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Linux / Unix Command: glob
Command Library


glob - Globbing pathnames  


Long ago, in Unix V6, there was a program /etc/glob that would expand wildcard patterns. Soon afterwards this became a shell built-in.

These days there is also a library routine glob(3) that will perform this function for a user program.

The rules are as follows (POSIX 1003.2, 3.13).  


A string is a wildcard pattern if it contains one of the characters `?', `*' or `['. Globbing is the operation that expands a wildcard pattern into the list of pathnames matching the pattern. Matching is defined by:

A `?' (not between brackets) matches any single character.

A `*' (not between brackets) matches any string, including the empty string.


Character classes

An expression `[...]' where the first character after the leading `[' is not an `!' matches a single character, namely any of the characters enclosed by the brackets. The string enclosed by the brackets cannot be empty; therefore `]' can be allowed between the brackets, provided that it is the first character. (Thus, `[][!]' matches the three characters `[', `]' and `!'.)



There is one special convention: two characters separated by `-' denote a range. (Thus, `[A-Fa-f0-9]' is equivalent to `[ABCDEFabcdef0123456789]'.) One may include `-' in its literal meaning by making it the first or last character between the brackets. (Thus, `[]-]' matches just the two characters `]' and `-', and `[--/]' matches the three characters `-', `.', `/'.)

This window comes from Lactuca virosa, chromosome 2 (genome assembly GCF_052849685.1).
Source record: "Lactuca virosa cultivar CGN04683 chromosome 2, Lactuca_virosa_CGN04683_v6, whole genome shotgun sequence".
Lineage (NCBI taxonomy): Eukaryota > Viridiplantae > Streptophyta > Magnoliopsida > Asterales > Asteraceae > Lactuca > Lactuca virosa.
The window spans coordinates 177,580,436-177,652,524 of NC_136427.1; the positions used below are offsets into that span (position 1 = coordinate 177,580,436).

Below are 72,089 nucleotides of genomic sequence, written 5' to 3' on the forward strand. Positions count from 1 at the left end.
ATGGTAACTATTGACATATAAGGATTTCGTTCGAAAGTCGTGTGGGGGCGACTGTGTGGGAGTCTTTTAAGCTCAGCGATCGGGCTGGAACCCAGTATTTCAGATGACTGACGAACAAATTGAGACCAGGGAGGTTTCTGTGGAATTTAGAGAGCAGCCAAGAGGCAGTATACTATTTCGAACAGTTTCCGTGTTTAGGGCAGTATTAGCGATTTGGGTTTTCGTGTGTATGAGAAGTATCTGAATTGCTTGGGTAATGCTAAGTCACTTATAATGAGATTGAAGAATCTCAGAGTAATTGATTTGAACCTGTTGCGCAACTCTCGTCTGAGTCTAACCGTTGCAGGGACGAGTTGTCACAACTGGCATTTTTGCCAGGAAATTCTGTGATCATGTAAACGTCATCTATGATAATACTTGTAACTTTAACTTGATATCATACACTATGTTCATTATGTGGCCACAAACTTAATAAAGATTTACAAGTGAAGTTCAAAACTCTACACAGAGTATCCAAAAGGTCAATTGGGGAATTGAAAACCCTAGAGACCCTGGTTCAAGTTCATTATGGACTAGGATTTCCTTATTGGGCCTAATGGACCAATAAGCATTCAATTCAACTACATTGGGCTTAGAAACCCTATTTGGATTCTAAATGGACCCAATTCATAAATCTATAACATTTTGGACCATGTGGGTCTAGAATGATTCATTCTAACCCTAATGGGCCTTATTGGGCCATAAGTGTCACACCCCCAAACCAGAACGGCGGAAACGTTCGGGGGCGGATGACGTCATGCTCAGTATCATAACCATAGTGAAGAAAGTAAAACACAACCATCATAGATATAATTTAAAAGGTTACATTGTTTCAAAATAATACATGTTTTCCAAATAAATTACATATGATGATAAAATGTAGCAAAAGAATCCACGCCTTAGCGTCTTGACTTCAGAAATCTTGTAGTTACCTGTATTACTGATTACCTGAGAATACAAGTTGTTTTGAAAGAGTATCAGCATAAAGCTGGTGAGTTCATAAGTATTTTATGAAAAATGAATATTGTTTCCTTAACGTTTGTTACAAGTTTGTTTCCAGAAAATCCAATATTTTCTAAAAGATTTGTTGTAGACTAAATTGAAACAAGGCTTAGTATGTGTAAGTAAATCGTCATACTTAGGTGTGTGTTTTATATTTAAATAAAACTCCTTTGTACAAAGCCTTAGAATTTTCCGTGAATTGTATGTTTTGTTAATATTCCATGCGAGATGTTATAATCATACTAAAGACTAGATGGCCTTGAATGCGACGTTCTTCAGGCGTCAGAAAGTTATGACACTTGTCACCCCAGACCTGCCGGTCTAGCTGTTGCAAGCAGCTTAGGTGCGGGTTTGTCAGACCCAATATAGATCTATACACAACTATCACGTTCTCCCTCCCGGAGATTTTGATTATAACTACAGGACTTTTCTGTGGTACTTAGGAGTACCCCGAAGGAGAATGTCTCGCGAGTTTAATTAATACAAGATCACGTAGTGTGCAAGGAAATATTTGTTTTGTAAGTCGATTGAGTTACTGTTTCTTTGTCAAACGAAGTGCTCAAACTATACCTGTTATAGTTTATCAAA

An expression `[!...]' matches a single character, namely any character that is not matched by the expression obtained by removing the first `!' from it. (Thus, `[!]a-]' matches any single character except `]', `a' and `-'.)

One can remove the special meaning of `?', `*' and `[' by preceding them by a backslash, or, in case this is part of a shell command line, enclosing them in quotes. Between brackets these characters stand for themselves. Thus, `[[?*\]' matches the four characters `[', `?', `*' and `\'.



Globbing is applied on each of the components of a pathname separately. A `/' in a pathname cannot be matched by a `?' or `*' wildcard, or by a range like `[.-0]'. A range cannot contain an explicit `/' character; this would lead to a syntax error.

If a filename starts with a `.', this character must be matched explicitly. (Thus, `rm *' will not remove .profile, and `tar c *' will not archive all your files; `tar c .' is better.)



The nice and simple rule given above: `expand a wildcard pattern into the list of matching pathnames' was the original Unix definition. It allowed one to have patterns that expand into an empty list, as in
        xv -wait 0 *.gif *.jpg
where perhaps no *.gif files are present (and this is not an error). However, POSIX requires that a wildcard pattern is left unchanged when it is syntactically incorrect, or the list of matching pathnames is empty. With bash one can force the classical behaviour by setting allow_null_glob_expansion=true.

(Similar problems occur elsewhere. E.g., where old scripts have

        rm `find . -name "*~"`
new scripts require
        rm -f nosuchfile `find . -name "*~"`
to avoid error messages from rm called with an empty argument list.)



sh(1), glob(3), fnmatch(3), locale(7), regex(7)

Important: Use the man command (% man) to see how a command is used on your particular computer.

>> Linux/Unix Command Library

>> Shell Command Library

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